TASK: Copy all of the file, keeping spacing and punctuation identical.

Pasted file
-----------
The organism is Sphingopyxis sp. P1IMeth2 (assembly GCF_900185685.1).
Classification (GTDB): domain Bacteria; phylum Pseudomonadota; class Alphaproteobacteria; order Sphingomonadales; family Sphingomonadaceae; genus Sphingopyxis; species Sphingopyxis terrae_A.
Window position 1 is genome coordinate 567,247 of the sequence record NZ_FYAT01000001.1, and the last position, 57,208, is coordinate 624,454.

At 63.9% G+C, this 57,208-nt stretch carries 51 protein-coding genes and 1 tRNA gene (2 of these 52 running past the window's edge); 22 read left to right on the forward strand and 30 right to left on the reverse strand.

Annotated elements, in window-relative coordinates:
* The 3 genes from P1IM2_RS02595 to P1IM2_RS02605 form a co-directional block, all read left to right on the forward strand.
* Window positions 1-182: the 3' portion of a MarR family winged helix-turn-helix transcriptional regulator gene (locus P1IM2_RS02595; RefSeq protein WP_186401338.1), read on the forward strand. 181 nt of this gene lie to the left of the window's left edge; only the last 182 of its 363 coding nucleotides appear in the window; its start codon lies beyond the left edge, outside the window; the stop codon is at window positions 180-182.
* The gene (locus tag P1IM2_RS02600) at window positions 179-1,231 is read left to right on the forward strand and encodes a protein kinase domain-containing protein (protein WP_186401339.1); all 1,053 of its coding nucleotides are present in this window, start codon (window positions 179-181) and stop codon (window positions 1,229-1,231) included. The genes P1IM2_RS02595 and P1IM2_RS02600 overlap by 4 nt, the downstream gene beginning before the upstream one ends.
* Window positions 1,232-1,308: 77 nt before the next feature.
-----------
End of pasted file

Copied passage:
The organism is Sphingopyxis sp. P1IMeth2 (assembly GCF_900185685.1).
Classification (GTDB): domain Bacteria; phylum Pseudomonadota; class Alphaproteobacteria; order Sphingomonadales; family Sphingomonadaceae; genus Sphingopyxis; species Sphingopyxis terrae_A.
Window position 1 is genome coordinate 567,247 of the sequence record NZ_FYAT01000001.1, and the last position, 57,208, is coordinate 624,454.

At 63.9% G+C, this 57,208-nt stretch carries 51 protein-coding genes and 1 tRNA gene (2 of these 52 running past the window's edge); 22 read left to right on the forward strand and 30 right to left on the reverse strand.

Annotated elements, in window-relative coordinates:
* The 3 genes from P1IM2_RS02595 to P1IM2_RS02605 form a co-directional block, all read left to right on the forward strand.
* Window positions 1-182: the 3' portion of a MarR family winged helix-turn-helix transcriptional regulator gene (locus P1IM2_RS02595; RefSeq protein WP_186401338.1), read on the forward strand. 181 nt of this gene lie to the left of the window's left edge; only the last 182 of its 363 coding nucleotides appear in the window; its start codon lies beyond the left edge, outside the window; the stop codon is at window positions 180-182.
* The gene (locus tag P1IM2_RS02600) at window positions 179-1,231 is read left to right on the forward strand and encodes a protein kinase domain-containing protein (protein WP_186401339.1); all 1,053 of its coding nucleotides are present in this window, start codon (window positions 179-181) and stop codon (window positions 1,229-1,231) included. The genes P1IM2_RS02595 and P1IM2_RS02600 overlap by 4 nt, the downstream gene beginning before the upstream one ends.
* Window positions 1,232-1,308: 77 nt before the next feature.